I look back on my early blogging and see an at times very lonely 20-something single gal, with desires that could only be satisfied by God in His own timing, doing her best to thrive where she was, growing in her trust of God, knowing that God is a loving God Who knows our needs and even cares about our heart desires, clinging to some of those hopes and dreams that honestly seemed hopeless, dreams of marriage and a little home in the Hills and a garden and maybe a couple of chickens.

I see the winding road, yet not so winding, that it took to get here. I see the little side roads I took, that filled life with spice and adventure and highlighted what was truly important to my heart, and made the “Yes” I gave to my rancher the most obvious decision of my life.

It’s like a garden. The first year you plant perennials, some do well, some don’t. Some die off over winter, others come back pretty hardily. There is growth in those first few years, and then they just take off and there is no stopping them. That’s the impression I have of my life, looking back on the 8 years since starting this blog, and the 8 years, 1 month, and 21 days since moving here. I see seeds planted that were slow to take off. Some did well but were pruned out eventually. Other just died off, and that’s fine. Others were slow to get started and have just exploded.

Life has overflowed. I came here with my books and my family and a college degree, and that was about it. I had no friends here, no community, a jumbled mess of recently-rediscovered dreams and disappointed hopes, and I hoped I would find somewhere I belonged. God has given me so much. He has brought struggle and loneliness and has allowed pain, and has been faithful through it. He has given me a life I love with a husband I adore, work to do with a new family that feels like blood family in a community that warms my heart and brings so much meaning to life. He has brought into my life all the spice and savor and sweetness I had dreamed of, and then more.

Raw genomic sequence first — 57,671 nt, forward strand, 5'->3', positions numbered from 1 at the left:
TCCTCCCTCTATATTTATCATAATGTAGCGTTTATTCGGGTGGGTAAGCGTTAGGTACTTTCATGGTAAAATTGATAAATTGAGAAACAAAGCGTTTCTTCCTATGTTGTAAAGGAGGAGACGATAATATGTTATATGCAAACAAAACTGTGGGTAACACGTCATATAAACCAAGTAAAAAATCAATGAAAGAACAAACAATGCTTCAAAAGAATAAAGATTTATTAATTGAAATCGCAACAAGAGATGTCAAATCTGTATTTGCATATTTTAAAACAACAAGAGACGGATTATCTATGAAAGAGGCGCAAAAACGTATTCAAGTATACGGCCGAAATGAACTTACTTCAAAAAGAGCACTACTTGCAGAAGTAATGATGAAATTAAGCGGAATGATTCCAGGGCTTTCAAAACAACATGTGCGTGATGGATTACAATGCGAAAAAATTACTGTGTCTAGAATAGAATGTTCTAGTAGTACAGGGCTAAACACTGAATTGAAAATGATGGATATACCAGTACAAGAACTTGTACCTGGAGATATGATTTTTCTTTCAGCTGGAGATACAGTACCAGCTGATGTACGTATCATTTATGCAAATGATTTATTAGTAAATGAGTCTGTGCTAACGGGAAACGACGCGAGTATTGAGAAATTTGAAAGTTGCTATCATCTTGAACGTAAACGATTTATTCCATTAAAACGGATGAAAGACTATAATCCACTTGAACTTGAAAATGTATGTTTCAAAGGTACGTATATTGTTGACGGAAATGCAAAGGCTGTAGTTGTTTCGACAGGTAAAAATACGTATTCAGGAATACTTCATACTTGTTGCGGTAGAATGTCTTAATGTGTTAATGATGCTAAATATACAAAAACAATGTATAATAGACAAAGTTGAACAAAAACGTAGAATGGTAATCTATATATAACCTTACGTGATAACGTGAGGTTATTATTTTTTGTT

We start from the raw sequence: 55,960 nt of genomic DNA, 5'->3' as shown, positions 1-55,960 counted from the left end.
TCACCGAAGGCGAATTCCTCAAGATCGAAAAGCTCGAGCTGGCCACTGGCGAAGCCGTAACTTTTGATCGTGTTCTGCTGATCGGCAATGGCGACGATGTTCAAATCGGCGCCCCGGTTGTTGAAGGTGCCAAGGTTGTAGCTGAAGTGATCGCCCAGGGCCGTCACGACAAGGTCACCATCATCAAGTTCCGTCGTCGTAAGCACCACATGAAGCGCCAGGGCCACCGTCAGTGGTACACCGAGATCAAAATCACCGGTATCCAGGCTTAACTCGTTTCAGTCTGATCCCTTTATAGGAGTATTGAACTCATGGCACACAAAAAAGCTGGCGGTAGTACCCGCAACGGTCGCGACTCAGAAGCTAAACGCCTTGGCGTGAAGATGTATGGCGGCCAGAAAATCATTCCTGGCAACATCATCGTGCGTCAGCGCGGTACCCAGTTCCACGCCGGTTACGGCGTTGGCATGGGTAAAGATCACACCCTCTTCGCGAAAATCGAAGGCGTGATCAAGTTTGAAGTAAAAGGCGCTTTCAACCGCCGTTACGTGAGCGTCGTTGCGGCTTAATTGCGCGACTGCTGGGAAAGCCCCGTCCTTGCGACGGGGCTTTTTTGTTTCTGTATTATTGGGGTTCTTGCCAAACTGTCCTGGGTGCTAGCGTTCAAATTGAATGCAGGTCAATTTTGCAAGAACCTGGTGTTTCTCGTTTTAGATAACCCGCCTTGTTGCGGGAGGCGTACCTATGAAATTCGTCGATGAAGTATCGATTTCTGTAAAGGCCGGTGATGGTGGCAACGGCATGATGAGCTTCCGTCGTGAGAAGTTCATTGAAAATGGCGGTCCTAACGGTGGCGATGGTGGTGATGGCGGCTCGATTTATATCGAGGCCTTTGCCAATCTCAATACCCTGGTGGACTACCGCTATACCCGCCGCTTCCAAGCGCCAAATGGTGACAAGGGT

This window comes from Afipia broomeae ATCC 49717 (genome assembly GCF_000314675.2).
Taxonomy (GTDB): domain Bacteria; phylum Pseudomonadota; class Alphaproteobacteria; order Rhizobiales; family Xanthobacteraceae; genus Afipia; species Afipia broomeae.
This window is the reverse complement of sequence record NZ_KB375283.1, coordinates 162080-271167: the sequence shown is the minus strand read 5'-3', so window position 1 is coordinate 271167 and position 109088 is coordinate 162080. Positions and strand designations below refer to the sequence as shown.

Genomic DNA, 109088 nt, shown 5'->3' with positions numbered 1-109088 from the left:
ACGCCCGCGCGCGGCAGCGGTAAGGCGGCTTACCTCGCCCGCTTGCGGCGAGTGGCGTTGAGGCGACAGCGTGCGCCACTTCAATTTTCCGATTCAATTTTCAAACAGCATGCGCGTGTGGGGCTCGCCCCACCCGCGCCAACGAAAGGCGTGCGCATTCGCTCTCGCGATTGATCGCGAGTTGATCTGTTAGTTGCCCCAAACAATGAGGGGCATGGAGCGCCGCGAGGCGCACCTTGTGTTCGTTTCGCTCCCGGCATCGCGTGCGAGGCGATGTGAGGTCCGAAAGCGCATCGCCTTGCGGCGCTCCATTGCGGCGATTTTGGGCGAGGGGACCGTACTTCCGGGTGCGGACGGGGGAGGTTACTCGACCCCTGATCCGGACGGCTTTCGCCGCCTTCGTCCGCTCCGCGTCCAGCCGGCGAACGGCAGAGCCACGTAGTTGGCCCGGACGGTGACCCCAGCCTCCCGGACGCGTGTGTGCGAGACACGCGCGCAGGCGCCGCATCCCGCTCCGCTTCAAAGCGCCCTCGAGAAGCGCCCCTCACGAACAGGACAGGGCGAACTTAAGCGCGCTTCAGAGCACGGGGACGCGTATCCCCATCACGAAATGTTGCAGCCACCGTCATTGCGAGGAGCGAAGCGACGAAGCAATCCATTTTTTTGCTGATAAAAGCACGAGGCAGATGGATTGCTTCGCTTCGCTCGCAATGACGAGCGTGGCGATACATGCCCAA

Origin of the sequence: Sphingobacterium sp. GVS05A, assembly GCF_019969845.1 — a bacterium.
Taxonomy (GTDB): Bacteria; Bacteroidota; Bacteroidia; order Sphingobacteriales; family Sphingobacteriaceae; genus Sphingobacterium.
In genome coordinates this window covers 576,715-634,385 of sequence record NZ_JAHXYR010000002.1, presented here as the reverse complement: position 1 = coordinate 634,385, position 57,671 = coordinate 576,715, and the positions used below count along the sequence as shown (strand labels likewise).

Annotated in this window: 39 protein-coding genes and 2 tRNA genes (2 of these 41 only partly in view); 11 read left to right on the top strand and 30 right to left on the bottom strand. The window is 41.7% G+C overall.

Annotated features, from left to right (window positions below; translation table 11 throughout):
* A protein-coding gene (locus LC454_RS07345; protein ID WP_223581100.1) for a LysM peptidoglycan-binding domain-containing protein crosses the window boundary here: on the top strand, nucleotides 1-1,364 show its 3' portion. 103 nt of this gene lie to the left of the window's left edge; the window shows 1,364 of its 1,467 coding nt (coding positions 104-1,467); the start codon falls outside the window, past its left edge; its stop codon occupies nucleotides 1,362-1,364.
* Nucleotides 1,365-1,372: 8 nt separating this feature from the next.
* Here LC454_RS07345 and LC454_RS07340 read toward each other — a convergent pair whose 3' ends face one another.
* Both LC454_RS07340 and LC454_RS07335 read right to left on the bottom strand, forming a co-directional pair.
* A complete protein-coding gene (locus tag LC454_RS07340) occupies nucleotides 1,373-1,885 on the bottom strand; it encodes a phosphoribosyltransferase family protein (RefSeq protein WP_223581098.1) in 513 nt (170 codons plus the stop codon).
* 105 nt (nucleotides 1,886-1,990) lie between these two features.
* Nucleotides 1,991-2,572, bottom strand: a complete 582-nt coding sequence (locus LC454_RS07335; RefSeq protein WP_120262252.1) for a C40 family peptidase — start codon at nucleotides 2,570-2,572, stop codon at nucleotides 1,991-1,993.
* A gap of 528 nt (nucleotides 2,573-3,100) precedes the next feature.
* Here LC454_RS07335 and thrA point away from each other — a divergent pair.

So I’m just sitting here thanking God for eight years in South Dakota, and eight years of this blog, and for those of you who read this blog and let me know when it touches your hearts. I’m thankful for growth. I’m thankful for change and sameness. I’m thankful for dreams and answers to prayer. I’m just thankful.

Riding Out the Storm

The meteorologists have downgraded the severity of the storm for today and tomorrow, which is a blessing! Plenty of moisture but without the winds, we’ll take it! Local power outages have been restored, and all in all things are going well. I don’t know what they’re expecting as far as additional snow totals, but the winds aren’t supposed to be as wicked as anticipated. Temps will be pretty miserable tonight and tomorrow morning, but it sounds like it should be better than initially thought.

The pups went with me to do chores this morning and they promptly regretted it. They abandoned their solo floundering and followed along in my footsteps, the snow more or less up to their ears. As heavy and deep as the snow is, I had to stop a few times on my way down to take a breather, and on the way back up my tracks were mostly drifted over again. The wind howled so I couldn’t hear anything else, but I’d occasionally check behind me and there were the pups, trotting along obediently right behind me, completely frosted over except little holes where their eyes were.